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Fast facts on business learning

Executive education isn't cheap, but it can open the door to greater rewards.
Executive education isn't cheap, but it can open the door to greater rewards.
STORY HIGHLIGHTS
  • The classic MBA last two years, but accelerated courses are becoming popular
  • The world's first business school was France's ESCP-EAP, opened in 1819
  • The biggest accreditation body for business schools is the U.S.-based AASCB

(CNN) -- Want to know a little more about your education options? CNN has compiled some fast facts about executive education programs.

Students and courses

The classic MBA is a two-year, full-time program. Accelerated and distance-learning MBAs are increasingly popular.

A typical MBA student has several years' work experience and is in their late 20s. Those who take an Executive MBA, or EMBA, tend to be older, more senior managers.

Rewards

The cost of an MBA varies enormously. However, many students end up spending $100,000 on a two-year course, counting living expenses.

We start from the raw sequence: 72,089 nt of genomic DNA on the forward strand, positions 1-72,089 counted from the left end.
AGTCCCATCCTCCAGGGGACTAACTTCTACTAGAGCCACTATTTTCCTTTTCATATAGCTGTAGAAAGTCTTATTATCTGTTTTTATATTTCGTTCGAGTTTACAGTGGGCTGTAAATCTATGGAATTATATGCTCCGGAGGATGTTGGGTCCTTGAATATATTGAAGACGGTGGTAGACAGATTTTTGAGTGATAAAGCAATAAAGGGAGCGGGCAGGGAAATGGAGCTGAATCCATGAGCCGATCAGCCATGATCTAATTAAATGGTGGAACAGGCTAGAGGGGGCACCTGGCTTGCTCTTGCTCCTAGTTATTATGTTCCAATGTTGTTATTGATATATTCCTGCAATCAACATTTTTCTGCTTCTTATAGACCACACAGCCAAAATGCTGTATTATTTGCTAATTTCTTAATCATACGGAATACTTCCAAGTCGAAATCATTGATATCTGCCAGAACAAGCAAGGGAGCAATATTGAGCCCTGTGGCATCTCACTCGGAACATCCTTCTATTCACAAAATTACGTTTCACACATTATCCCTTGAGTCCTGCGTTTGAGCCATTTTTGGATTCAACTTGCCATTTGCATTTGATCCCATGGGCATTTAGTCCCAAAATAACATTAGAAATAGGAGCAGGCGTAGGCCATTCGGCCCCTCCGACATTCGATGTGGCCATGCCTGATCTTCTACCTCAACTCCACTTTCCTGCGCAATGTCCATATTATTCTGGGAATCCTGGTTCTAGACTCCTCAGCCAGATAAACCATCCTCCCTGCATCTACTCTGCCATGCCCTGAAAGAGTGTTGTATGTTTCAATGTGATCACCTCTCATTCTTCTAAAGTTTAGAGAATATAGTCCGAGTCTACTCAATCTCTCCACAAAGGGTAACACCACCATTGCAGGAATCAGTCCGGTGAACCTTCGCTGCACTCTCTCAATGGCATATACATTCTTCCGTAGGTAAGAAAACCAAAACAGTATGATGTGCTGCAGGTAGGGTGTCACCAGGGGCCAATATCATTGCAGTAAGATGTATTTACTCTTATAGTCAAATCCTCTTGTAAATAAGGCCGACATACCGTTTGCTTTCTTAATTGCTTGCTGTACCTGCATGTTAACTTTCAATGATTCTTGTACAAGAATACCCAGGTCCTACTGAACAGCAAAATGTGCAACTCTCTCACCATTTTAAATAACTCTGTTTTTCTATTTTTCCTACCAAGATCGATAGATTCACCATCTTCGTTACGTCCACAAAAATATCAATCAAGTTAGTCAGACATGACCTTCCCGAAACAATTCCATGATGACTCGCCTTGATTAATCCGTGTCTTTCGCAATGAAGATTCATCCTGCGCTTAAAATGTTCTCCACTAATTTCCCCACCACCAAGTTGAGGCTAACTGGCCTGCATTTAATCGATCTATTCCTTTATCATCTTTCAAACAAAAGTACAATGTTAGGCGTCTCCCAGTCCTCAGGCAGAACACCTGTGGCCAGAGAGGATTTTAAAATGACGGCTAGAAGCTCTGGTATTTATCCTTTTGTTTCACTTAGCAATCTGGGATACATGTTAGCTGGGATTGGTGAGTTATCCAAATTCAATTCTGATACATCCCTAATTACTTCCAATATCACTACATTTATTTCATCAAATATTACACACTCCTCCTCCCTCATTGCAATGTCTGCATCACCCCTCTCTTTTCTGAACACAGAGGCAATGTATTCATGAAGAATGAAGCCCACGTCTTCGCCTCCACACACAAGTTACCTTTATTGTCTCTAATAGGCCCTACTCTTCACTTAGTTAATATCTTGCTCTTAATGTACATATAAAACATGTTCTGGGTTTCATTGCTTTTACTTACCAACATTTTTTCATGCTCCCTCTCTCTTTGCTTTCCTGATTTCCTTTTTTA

Courses are expensive, but the rewards are high. Based on data from the Financial Times' Global MBA rankings 2010, alumni from the top five schools made an average salary of $154,000 after graduation.

Schools

The world's first business school was France's ESCP-EAP, which opened in 1819.

The first U.S. school opened in 1881. It was the University of Pennsylvania's Wharton School.

The United States dominates business education -- according to the Financial Times Global MBA rankings for 2010, six of the top 10 were based at U.S. schools.

However, there are a number of increasingly good schools in Asia, the Middle East and Africa.

The biggest accreditation body for business schools is the U.S.-based AASCB. Another notable one is the Association of MBAs in the UK.

Courses

China and India are among the fastest-growing markets in the world for business education.

According to educational experts, demand to take MBA courses can often be strongest when the economy is weak.

The converse is often true -- demand to enter business schools dropped markedly during the dot-com boom.

As well as general MBAs, specialist courses exist in everything from social entrepreneurship to luxury goods and the wine trade.

International perspective

Increasing numbers of MBAs offer an international perspective, and many demand students spend some time studying abroad.